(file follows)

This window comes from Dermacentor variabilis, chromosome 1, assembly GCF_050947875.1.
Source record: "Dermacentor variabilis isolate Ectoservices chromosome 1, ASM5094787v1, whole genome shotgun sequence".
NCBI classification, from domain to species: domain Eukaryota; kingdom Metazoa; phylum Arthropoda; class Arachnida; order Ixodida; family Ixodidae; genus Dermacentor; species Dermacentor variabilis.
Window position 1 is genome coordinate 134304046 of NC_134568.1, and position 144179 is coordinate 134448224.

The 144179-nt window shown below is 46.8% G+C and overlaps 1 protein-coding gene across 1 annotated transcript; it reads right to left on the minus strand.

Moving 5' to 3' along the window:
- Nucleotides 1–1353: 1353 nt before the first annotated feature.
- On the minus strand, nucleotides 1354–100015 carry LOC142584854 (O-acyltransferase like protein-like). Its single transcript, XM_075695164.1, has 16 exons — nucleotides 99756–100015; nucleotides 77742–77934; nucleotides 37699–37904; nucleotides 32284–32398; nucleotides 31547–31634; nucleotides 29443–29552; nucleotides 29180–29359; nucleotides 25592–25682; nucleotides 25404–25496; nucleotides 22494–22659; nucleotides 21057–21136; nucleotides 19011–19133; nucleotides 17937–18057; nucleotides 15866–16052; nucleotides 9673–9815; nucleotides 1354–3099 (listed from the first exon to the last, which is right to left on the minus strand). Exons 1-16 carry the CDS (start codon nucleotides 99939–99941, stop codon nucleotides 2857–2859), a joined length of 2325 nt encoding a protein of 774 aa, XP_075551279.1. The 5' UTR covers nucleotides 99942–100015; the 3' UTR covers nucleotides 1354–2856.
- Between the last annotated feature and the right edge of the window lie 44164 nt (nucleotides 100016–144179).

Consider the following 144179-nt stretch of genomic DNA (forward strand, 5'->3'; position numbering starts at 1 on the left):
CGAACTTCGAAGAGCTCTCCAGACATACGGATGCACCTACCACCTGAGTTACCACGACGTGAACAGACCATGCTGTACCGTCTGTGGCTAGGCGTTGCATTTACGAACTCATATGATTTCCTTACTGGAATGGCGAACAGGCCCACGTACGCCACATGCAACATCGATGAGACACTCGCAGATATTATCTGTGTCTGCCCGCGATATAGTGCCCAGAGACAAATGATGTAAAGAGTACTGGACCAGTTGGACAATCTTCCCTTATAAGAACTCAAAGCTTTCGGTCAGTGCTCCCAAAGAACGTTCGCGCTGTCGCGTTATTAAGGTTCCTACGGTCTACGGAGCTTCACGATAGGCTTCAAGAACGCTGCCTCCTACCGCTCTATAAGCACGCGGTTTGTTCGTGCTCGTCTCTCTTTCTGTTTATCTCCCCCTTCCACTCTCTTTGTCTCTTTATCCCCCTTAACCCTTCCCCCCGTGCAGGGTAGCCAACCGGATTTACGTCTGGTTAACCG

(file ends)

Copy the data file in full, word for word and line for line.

This window comes from Dermacentor variabilis, chromosome 1, assembly GCF_050947875.1.
Source record: "Dermacentor variabilis isolate Ectoservices chromosome 1, ASM5094787v1, whole genome shotgun sequence".
NCBI classification, from domain to species: domain Eukaryota; kingdom Metazoa; phylum Arthropoda; class Arachnida; order Ixodida; family Ixodidae; genus Dermacentor; species Dermacentor variabilis.
Window position 1 is genome coordinate 134304046 of NC_134568.1, and position 144179 is coordinate 134448224.

The 144179-nt window shown below is 46.8% G+C and overlaps 1 protein-coding gene across 1 annotated transcript; it reads right to left on the minus strand.

Moving 5' to 3' along the window:
- Nucleotides 1–1353: 1353 nt before the first annotated feature.
- On the minus strand, nucleotides 1354–100015 carry LOC142584854 (O-acyltransferase like protein-like). Its single transcript, XM_075695164.1, has 16 exons — nucleotides 99756–100015; nucleotides 77742–77934; nucleotides 37699–37904; nucleotides 32284–32398; nucleotides 31547–31634; nucleotides 29443–29552; nucleotides 29180–29359; nucleotides 25592–25682; nucleotides 25404–25496; nucleotides 22494–22659; nucleotides 21057–21136; nucleotides 19011–19133; nucleotides 17937–18057; nucleotides 15866–16052; nucleotides 9673–9815; nucleotides 1354–3099 (listed from the first exon to the last, which is right to left on the minus strand). Exons 1-16 carry the CDS (start codon nucleotides 99939–99941, stop codon nucleotides 2857–2859), a joined length of 2325 nt encoding a protein of 774 aa, XP_075551279.1. The 5' UTR covers nucleotides 99942–100015; the 3' UTR covers nucleotides 1354–2856.
- Between the last annotated feature and the right edge of the window lie 44164 nt (nucleotides 100016–144179).

Consider the following 144179-nt stretch of genomic DNA (forward strand, 5'->3'; position numbering starts at 1 on the left):
CGAACTTCGAAGAGCTCTCCAGACATACGGATGCACCTACCACCTGAGTTACCACGACGTGAACAGACCATGCTGTACCGTCTGTGGCTAGGCGTTGCATTTACGAACTCATATGATTTCCTTACTGGAATGGCGAACAGGCCCACGTACGCCACATGCAACATCGATGAGACACTCGCAGATATTATCTGTGTCTGCCCGCGATATAGTGCCCAGAGACAAATGATGTAAAGAGTACTGGACCAGTTGGACAATCTTCCCTTATAAGAACTCAAAGCTTTCGGTCAGTGCTCCCAAAGAACGTTCGCGCTGTCGCGTTATTAAGGTTCCTACGGTCTACGGAGCTTCACGATAGGCTTCAAGAACGCTGCCTCCTACCGCTCTATAAGCACGCGGTTTGTTCGTGCTCGTCTCTCTTTCTGTTTATCTCCCCCTTCCACTCTCTTTGTCTCTTTATCCCCCTTAACCCTTCCCCCCGTGCAGGGTAGCCAACCGGATTTACGTCTGGTTAACCG